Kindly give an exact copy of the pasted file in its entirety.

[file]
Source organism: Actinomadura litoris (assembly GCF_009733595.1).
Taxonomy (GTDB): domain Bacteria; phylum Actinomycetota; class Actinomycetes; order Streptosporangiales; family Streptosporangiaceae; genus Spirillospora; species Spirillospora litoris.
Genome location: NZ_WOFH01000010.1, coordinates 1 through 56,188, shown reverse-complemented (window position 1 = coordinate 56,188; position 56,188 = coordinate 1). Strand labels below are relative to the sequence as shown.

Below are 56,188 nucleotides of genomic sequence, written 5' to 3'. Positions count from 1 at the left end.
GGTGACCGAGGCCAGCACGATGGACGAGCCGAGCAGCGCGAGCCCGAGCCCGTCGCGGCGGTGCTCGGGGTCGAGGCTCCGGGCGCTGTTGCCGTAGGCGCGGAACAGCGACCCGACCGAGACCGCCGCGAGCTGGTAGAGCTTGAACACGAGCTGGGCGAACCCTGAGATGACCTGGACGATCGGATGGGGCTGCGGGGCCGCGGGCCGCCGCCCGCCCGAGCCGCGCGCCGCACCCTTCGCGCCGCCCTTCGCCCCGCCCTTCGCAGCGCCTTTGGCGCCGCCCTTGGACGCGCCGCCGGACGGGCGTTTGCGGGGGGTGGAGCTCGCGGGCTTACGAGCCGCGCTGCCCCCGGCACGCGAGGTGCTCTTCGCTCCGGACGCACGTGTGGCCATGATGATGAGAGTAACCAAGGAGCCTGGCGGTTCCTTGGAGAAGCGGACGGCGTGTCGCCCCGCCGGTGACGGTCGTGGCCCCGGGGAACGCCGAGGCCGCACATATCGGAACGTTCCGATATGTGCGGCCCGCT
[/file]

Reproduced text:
Source organism: Actinomadura litoris (assembly GCF_009733595.1).
Taxonomy (GTDB): domain Bacteria; phylum Actinomycetota; class Actinomycetes; order Streptosporangiales; family Streptosporangiaceae; genus Spirillospora; species Spirillospora litoris.
Genome location: NZ_WOFH01000010.1, coordinates 1 through 56,188, shown reverse-complemented (window position 1 = coordinate 56,188; position 56,188 = coordinate 1). Strand labels below are relative to the sequence as shown.

Below are 56,188 nucleotides of genomic sequence, written 5' to 3'. Positions count from 1 at the left end.
GGTGACCGAGGCCAGCACGATGGACGAGCCGAGCAGCGCGAGCCCGAGCCCGTCGCGGCGGTGCTCGGGGTCGAGGCTCCGGGCGCTGTTGCCGTAGGCGCGGAACAGCGACCCGACCGAGACCGCCGCGAGCTGGTAGAGCTTGAACACGAGCTGGGCGAACCCTGAGATGACCTGGACGATCGGATGGGGCTGCGGGGCCGCGGGCCGCCGCCCGCCCGAGCCGCGCGCCGCACCCTTCGCGCCGCCCTTCGCCCCGCCCTTCGCAGCGCCTTTGGCGCCGCCCTTGGACGCGCCGCCGGACGGGCGTTTGCGGGGGGTGGAGCTCGCGGGCTTACGAGCCGCGCTGCCCCCGGCACGCGAGGTGCTCTTCGCTCCGGACGCACGTGTGGCCATGATGATGAGAGTAACCAAGGAGCCTGGCGGTTCCTTGGAGAAGCGGACGGCGTGTCGCCCCGCCGGTGACGGTCGTGGCCCCGGGGAACGCCGAGGCCGCACATATCGGAACGTTCCGATATGTGCGGCCCGCT